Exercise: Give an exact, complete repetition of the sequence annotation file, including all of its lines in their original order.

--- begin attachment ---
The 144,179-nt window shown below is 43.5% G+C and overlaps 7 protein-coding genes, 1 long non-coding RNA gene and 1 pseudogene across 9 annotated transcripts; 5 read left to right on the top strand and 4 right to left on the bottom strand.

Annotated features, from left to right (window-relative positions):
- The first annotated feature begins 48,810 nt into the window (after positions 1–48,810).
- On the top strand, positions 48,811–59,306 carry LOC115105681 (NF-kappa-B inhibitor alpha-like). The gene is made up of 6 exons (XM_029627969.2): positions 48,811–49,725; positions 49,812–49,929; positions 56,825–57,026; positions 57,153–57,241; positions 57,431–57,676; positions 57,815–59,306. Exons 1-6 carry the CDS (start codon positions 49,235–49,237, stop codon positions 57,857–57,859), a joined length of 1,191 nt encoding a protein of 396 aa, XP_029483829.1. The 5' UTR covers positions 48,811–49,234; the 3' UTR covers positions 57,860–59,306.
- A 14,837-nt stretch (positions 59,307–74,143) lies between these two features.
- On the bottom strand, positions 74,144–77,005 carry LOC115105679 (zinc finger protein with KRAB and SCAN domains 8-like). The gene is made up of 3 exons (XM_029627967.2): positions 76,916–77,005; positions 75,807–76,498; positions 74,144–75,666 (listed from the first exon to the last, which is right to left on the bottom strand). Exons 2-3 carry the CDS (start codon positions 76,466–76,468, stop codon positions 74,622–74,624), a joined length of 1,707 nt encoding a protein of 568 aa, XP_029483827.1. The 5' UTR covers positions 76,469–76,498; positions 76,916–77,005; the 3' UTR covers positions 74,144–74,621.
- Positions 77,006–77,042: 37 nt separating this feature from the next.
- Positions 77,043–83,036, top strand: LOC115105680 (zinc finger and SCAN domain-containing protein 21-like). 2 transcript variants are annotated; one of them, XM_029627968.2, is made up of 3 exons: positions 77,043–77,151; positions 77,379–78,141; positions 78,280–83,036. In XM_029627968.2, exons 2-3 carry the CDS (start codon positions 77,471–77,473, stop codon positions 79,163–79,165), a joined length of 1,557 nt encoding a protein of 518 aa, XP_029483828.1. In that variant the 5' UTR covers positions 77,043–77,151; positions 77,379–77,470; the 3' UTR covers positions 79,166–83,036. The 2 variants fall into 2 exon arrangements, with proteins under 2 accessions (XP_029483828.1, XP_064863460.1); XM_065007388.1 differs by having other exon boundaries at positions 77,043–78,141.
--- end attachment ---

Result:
The 144,179-nt window shown below is 43.5% G+C and overlaps 7 protein-coding genes, 1 long non-coding RNA gene and 1 pseudogene across 9 annotated transcripts; 5 read left to right on the top strand and 4 right to left on the bottom strand.

Annotated features, from left to right (window-relative positions):
- The first annotated feature begins 48,810 nt into the window (after positions 1–48,810).
- On the top strand, positions 48,811–59,306 carry LOC115105681 (NF-kappa-B inhibitor alpha-like). The gene is made up of 6 exons (XM_029627969.2): positions 48,811–49,725; positions 49,812–49,929; positions 56,825–57,026; positions 57,153–57,241; positions 57,431–57,676; positions 57,815–59,306. Exons 1-6 carry the CDS (start codon positions 49,235–49,237, stop codon positions 57,857–57,859), a joined length of 1,191 nt encoding a protein of 396 aa, XP_029483829.1. The 5' UTR covers positions 48,811–49,234; the 3' UTR covers positions 57,860–59,306.
- A 14,837-nt stretch (positions 59,307–74,143) lies between these two features.
- On the bottom strand, positions 74,144–77,005 carry LOC115105679 (zinc finger protein with KRAB and SCAN domains 8-like). The gene is made up of 3 exons (XM_029627967.2): positions 76,916–77,005; positions 75,807–76,498; positions 74,144–75,666 (listed from the first exon to the last, which is right to left on the bottom strand). Exons 2-3 carry the CDS (start codon positions 76,466–76,468, stop codon positions 74,622–74,624), a joined length of 1,707 nt encoding a protein of 568 aa, XP_029483827.1. The 5' UTR covers positions 76,469–76,498; positions 76,916–77,005; the 3' UTR covers positions 74,144–74,621.
- Positions 77,006–77,042: 37 nt separating this feature from the next.
- Positions 77,043–83,036, top strand: LOC115105680 (zinc finger and SCAN domain-containing protein 21-like). 2 transcript variants are annotated; one of them, XM_029627968.2, is made up of 3 exons: positions 77,043–77,151; positions 77,379–78,141; positions 78,280–83,036. In XM_029627968.2, exons 2-3 carry the CDS (start codon positions 77,471–77,473, stop codon positions 79,163–79,165), a joined length of 1,557 nt encoding a protein of 518 aa, XP_029483828.1. In that variant the 5' UTR covers positions 77,043–77,151; positions 77,379–77,470; the 3' UTR covers positions 79,166–83,036. The 2 variants fall into 2 exon arrangements, with proteins under 2 accessions (XP_029483828.1, XP_064863460.1); XM_065007388.1 differs by having other exon boundaries at positions 77,043–78,141.